But as I grew older, and began truly noticing the world around me, I began to write. Eventually in my professional life, in the non-profit sector, I wrote about people who were struggling, who were fighting to find their potential, who were doing their best despite having been dealt a shitty hand. And I realized that sometimes the only way to really express the complexity of human beings, to mourn for and to celebrate all we are, is through stories.

So I write a lot about young people who are lost. I write about failure, and the mystery of resilience, about being a romantic in an unforgiving world. And the only reason for this I can think of is that fundamentally, for me it’s all about expressing mercy, for our selves and for each other.

I spend much of my time writing speeches and news releases, hanging out with my fabulous family, buying and selling stuff on Kijiji. Writing fiction is my way of diving into the mess of life, of leaving my heart beating on the floor.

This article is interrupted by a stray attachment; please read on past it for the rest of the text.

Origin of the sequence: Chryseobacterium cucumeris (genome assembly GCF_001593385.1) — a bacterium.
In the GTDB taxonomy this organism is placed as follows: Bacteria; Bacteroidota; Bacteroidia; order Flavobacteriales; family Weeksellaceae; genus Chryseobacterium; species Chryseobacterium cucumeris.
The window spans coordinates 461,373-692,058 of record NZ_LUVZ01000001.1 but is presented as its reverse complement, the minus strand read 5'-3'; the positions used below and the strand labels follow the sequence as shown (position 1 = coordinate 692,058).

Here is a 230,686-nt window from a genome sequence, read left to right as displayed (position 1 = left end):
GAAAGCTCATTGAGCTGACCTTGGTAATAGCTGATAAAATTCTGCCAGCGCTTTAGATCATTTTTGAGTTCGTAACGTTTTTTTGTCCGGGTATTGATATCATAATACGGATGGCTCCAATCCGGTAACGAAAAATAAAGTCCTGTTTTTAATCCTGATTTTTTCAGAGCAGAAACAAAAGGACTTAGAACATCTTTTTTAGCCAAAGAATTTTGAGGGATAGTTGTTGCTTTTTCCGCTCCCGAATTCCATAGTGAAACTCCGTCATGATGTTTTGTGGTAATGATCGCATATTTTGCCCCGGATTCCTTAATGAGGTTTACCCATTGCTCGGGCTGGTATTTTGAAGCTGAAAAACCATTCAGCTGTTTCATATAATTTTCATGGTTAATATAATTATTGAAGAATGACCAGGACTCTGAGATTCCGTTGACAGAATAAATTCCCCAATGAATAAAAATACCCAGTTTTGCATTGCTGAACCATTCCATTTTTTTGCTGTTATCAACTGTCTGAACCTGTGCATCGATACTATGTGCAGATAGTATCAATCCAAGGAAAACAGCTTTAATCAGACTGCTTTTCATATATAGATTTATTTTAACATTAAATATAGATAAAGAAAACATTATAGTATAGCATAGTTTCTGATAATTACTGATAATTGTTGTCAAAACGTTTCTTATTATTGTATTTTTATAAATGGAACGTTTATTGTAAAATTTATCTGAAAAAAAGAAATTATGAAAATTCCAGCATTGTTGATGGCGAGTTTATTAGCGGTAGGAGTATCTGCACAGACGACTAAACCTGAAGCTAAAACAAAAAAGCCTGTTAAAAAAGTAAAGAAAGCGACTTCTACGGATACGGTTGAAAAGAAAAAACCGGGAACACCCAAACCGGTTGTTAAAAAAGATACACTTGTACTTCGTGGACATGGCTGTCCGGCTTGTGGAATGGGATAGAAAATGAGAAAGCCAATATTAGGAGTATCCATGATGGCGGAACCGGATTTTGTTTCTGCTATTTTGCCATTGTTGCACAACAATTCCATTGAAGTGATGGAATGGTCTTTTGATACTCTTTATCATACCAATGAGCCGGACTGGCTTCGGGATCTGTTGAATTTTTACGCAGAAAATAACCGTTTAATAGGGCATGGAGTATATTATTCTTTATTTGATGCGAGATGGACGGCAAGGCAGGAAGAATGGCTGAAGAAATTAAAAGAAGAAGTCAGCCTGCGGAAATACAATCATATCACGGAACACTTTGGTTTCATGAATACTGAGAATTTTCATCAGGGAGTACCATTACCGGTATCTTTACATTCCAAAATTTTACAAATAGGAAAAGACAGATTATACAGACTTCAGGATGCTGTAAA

How does my writing process work?

Right now I work three days a week for the Manitoba Government and General Employees’ Union, and so I write fiction on Mondays and Fridays.

I’ve always got something on the go in one of three stages:

1. research, reading, and note-making for a story idea — this is always fun and can be done anytime, anywhere, ideally a good few months before you actually begin the manuscript.

2. “whole-brain-first-draft” work that requires a solid four hours in a quiet place, usually somewhere my kids are not.

3. refining and editing a manuscript that can be done while sitting outside a ballet class or once the kids are in bed.

To be honest, I don’t have a lot of time to focus on the “process.” A story nags at me until there’s enough shape to begin. Most of the time, I’ll write my ending scene while still a third of the way through the book — then I just have to figure out how to get there!

Stay tuned for upcoming blogs from the following fine writers who hopped on the blog-wagon with me!